In a page one story, the Wall Street Journal's David Rogers writes that how much change comes out of tomorrow could turn on how voters -- "particularly independents" -- resolve these questions: "How much has Iraq trumped the larger war against terror, which two years ago was the president's great link to swing voters? How effectively have Republicans used a tough-on-immigration and antitax posture to counter the erosion of support for the war? How unshakable is the economic pessimism in the Midwest? And what is the lasting impact of political scandals, topped by former Rep. Mark Foley's sexual approaches to former teenage pages?" LINK
In a possible sign of anger at the two parties, Rogers Notes that purple tie-wearing Eric Eidsness, a candidate of the Reform Party, has "swept up Colorado newspaper endorsements" in Colorado's fourth congressional district.
The New York Times' Christopher Drew reports that a new telemarketing campaign arranged by the conservative group Common Sense Ohio appears to be a "twist on a push poll," and some political analyst believe may be misleading voters. LINK
In his column in the Chicago Sun-Times, Robert Novak sees the nationalizing of the elections (good news for Democrats), not tied directly to President Bush's recent campaigning, but ultimately to his decision to invade Iraq. LINK
The only question remaining for many analysts in the battle for the House is how big the Democrats' gain will be -- but the Senate is another issue because in order to deliver a knockout punch Dems have to do something that they've struggled to do for a very long time. Democrats will not take the Senate without breaking through states such as Missouri, Montana and Virginia meaning that Democrats must "cross the last mile with voters in right-of-center communities whose partisan and cultural inclinations usually bend them to the GOP in the end" writes Ron Brownstein of the Los Angeles Times. LINK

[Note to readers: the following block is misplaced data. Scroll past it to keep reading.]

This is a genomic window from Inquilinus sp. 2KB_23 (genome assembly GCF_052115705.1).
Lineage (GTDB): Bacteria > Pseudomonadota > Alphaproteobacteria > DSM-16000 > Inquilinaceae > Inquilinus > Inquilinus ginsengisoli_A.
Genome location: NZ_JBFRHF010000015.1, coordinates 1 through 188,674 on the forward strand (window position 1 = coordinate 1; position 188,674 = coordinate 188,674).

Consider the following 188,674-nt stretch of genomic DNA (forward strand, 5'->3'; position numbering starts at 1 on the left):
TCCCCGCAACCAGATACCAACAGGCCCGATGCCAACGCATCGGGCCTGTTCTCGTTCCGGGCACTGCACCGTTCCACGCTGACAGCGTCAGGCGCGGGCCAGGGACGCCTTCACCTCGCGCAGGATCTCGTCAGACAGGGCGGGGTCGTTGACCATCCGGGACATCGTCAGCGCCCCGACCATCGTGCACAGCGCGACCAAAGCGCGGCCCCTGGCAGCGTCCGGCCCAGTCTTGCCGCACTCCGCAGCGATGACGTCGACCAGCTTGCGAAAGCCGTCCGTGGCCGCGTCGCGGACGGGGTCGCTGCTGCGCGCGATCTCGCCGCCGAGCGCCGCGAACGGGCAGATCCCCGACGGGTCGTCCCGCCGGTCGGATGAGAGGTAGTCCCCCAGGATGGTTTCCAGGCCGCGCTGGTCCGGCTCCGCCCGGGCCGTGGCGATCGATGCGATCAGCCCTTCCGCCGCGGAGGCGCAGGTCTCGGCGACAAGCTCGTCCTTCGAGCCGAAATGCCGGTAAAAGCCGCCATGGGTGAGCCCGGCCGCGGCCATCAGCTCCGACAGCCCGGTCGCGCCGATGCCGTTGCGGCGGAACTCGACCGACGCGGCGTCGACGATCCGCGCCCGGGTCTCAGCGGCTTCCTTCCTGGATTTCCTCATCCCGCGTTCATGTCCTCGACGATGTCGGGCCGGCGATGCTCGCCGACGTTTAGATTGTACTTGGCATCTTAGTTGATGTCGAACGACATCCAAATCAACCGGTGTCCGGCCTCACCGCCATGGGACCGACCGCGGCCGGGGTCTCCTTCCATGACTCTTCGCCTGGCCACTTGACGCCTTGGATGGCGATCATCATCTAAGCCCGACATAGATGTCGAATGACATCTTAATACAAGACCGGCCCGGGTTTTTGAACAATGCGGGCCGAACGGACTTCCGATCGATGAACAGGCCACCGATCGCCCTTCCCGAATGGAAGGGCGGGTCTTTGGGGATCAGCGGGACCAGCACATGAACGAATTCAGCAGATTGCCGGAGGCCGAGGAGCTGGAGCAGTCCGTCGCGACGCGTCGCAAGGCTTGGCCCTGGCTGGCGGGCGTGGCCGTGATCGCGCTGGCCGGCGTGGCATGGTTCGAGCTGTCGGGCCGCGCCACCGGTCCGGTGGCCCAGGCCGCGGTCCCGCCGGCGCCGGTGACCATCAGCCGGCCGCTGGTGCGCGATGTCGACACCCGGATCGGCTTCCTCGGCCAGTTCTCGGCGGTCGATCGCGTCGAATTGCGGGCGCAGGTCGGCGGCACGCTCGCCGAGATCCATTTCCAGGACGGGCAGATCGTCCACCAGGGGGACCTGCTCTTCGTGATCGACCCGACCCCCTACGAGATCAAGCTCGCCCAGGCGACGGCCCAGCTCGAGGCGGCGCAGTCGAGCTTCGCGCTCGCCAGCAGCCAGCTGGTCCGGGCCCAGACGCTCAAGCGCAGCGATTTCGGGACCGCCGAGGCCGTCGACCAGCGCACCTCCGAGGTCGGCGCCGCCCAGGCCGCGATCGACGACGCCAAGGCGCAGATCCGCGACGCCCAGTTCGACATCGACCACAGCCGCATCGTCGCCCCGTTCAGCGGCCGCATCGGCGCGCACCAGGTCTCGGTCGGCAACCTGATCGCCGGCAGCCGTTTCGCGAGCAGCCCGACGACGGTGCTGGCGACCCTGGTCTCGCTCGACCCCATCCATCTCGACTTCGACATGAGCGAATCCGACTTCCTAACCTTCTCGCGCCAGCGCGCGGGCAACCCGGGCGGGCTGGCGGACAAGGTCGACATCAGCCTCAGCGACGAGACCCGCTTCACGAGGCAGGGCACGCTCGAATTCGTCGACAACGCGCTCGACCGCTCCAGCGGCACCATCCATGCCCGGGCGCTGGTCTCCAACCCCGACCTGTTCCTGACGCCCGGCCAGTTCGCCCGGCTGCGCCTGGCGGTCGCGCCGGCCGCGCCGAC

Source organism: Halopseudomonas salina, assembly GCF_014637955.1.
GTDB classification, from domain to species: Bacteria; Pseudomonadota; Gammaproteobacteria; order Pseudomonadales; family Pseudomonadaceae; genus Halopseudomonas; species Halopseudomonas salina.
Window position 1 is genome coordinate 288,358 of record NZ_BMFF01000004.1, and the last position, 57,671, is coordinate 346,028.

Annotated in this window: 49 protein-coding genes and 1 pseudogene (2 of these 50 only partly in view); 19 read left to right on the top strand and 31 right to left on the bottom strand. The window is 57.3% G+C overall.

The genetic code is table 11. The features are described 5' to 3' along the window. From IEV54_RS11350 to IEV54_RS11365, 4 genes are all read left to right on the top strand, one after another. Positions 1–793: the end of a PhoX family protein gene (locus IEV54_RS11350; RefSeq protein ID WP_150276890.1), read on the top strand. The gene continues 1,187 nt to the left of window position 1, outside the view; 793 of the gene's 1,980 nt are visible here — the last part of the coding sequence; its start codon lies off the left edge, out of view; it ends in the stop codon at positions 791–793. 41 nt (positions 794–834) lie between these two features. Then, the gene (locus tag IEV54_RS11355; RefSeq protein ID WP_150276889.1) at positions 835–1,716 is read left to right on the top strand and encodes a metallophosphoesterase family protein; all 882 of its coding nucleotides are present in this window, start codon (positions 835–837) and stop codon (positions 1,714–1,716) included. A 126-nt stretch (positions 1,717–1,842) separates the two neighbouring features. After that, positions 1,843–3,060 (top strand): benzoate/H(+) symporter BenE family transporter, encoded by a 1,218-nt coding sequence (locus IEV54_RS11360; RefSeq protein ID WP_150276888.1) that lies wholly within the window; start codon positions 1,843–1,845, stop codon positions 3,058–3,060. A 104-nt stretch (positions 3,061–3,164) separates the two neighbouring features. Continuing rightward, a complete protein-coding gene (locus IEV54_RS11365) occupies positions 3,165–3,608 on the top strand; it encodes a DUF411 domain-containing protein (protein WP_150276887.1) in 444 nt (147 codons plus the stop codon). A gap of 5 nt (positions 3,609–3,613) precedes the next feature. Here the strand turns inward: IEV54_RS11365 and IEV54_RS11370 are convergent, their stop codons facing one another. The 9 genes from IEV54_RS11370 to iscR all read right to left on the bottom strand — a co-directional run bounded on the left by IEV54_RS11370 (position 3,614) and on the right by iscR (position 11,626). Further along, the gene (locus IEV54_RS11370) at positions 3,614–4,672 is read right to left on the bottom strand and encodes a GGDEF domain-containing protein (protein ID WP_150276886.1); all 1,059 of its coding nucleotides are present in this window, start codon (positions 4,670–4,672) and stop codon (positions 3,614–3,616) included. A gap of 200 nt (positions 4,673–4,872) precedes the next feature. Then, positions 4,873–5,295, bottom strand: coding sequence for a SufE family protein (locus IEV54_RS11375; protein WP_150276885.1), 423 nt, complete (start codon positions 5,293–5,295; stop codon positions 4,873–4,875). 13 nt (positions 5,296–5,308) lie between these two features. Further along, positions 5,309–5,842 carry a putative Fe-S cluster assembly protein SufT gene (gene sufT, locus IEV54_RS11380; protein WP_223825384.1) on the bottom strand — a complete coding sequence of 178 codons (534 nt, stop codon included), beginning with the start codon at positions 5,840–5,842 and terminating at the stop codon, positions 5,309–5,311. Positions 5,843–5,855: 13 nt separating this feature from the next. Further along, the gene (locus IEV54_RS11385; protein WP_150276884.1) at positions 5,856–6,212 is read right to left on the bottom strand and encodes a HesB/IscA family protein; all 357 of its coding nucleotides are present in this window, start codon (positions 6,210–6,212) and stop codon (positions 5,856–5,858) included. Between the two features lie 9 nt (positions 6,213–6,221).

The Washington Post has final snap-shot looks at Senate races in:
And everyone will likely continue to watch Michigan today -- just in case.
If you want to see how the Iraq issue is playing in a handful of key House contests, take a look at the Philadelphia suburbs. LINK
Rep. Mike Fitzpatrick (R-PA) and Democratic Iraq vet Patrick Murphy both brought in decorated war veterans Sunday: Rep. Murtha for Murphy and Sen. McCain for Fitzpatrick.
"Both veterans acknowledged 'mistakes' were made in Iraq - though, like the candidates they support, they differ on what needs to be done in Iraq."
"Not surprising," writes the Philadelphia Inquirer's Christine Schiavo and Larry Eichel, "there was no mention of President Bush at the Fitzpatrick rally. 'This is going to be a very tough election,' McCain said."
"Asked whether he would support Murphy's plan to withdraw all but a small strike force from Iraq, Murtha said, 'I'll accept any kind of compromise that would start with that process.'"
The Philadelphia Inquirer's Chris Mondics writes that no matter which party controls Congress after the election, public discontent with the war will force Congress to make changes in their Iraq policy." LINK
ABC News' Jake Tapper looks at the Ohio House seats and how Democrats could know early tomorrow whether they can take the House depending on Fred Barnes' "Blow Out Belt" of Indiana, Ohio, Pennsylvania, New York and Connecticut. LINK